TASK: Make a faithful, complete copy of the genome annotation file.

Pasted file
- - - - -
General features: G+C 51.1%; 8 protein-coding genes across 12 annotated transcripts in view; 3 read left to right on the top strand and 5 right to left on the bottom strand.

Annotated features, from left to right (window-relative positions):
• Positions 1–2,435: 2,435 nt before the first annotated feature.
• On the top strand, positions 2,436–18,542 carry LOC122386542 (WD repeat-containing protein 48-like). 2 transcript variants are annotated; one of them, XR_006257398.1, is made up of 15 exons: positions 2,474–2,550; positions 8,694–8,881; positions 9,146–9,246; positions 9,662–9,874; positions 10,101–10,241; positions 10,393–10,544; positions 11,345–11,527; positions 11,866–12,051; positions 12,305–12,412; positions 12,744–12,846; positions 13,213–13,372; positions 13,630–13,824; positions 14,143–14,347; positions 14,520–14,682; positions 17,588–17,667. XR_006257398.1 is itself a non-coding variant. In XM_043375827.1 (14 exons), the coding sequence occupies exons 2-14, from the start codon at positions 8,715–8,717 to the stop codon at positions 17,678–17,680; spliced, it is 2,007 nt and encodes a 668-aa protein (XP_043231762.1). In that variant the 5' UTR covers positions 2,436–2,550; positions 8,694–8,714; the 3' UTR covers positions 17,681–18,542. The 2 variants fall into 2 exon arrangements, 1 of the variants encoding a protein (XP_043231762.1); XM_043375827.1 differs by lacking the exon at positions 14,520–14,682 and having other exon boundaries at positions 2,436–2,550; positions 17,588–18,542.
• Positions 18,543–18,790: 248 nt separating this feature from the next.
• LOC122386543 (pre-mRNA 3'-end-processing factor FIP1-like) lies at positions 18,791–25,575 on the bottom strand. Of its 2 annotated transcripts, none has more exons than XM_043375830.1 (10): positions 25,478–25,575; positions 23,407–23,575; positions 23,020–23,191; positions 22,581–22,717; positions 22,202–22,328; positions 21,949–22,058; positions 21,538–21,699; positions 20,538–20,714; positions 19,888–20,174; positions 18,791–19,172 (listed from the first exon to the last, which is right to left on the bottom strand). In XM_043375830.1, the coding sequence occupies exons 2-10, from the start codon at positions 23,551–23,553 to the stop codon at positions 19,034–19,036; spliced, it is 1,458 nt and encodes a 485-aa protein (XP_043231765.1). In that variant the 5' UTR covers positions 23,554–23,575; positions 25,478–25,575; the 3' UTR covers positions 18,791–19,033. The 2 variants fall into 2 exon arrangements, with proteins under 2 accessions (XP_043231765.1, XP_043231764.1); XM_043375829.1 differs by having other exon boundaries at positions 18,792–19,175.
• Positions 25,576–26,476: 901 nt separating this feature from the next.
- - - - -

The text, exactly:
General features: G+C 51.1%; 8 protein-coding genes across 12 annotated transcripts in view; 3 read left to right on the top strand and 5 right to left on the bottom strand.

Annotated features, from left to right (window-relative positions):
• Positions 1–2,435: 2,435 nt before the first annotated feature.
• On the top strand, positions 2,436–18,542 carry LOC122386542 (WD repeat-containing protein 48-like). 2 transcript variants are annotated; one of them, XR_006257398.1, is made up of 15 exons: positions 2,474–2,550; positions 8,694–8,881; positions 9,146–9,246; positions 9,662–9,874; positions 10,101–10,241; positions 10,393–10,544; positions 11,345–11,527; positions 11,866–12,051; positions 12,305–12,412; positions 12,744–12,846; positions 13,213–13,372; positions 13,630–13,824; positions 14,143–14,347; positions 14,520–14,682; positions 17,588–17,667. XR_006257398.1 is itself a non-coding variant. In XM_043375827.1 (14 exons), the coding sequence occupies exons 2-14, from the start codon at positions 8,715–8,717 to the stop codon at positions 17,678–17,680; spliced, it is 2,007 nt and encodes a 668-aa protein (XP_043231762.1). In that variant the 5' UTR covers positions 2,436–2,550; positions 8,694–8,714; the 3' UTR covers positions 17,681–18,542. The 2 variants fall into 2 exon arrangements, 1 of the variants encoding a protein (XP_043231762.1); XM_043375827.1 differs by lacking the exon at positions 14,520–14,682 and having other exon boundaries at positions 2,436–2,550; positions 17,588–18,542.
• Positions 18,543–18,790: 248 nt separating this feature from the next.
• LOC122386543 (pre-mRNA 3'-end-processing factor FIP1-like) lies at positions 18,791–25,575 on the bottom strand. Of its 2 annotated transcripts, none has more exons than XM_043375830.1 (10): positions 25,478–25,575; positions 23,407–23,575; positions 23,020–23,191; positions 22,581–22,717; positions 22,202–22,328; positions 21,949–22,058; positions 21,538–21,699; positions 20,538–20,714; positions 19,888–20,174; positions 18,791–19,172 (listed from the first exon to the last, which is right to left on the bottom strand). In XM_043375830.1, the coding sequence occupies exons 2-10, from the start codon at positions 23,551–23,553 to the stop codon at positions 19,034–19,036; spliced, it is 1,458 nt and encodes a 485-aa protein (XP_043231765.1). In that variant the 5' UTR covers positions 23,554–23,575; positions 25,478–25,575; the 3' UTR covers positions 18,791–19,033. The 2 variants fall into 2 exon arrangements, with proteins under 2 accessions (XP_043231765.1, XP_043231764.1); XM_043375829.1 differs by having other exon boundaries at positions 18,792–19,175.
• Positions 25,576–26,476: 901 nt separating this feature from the next.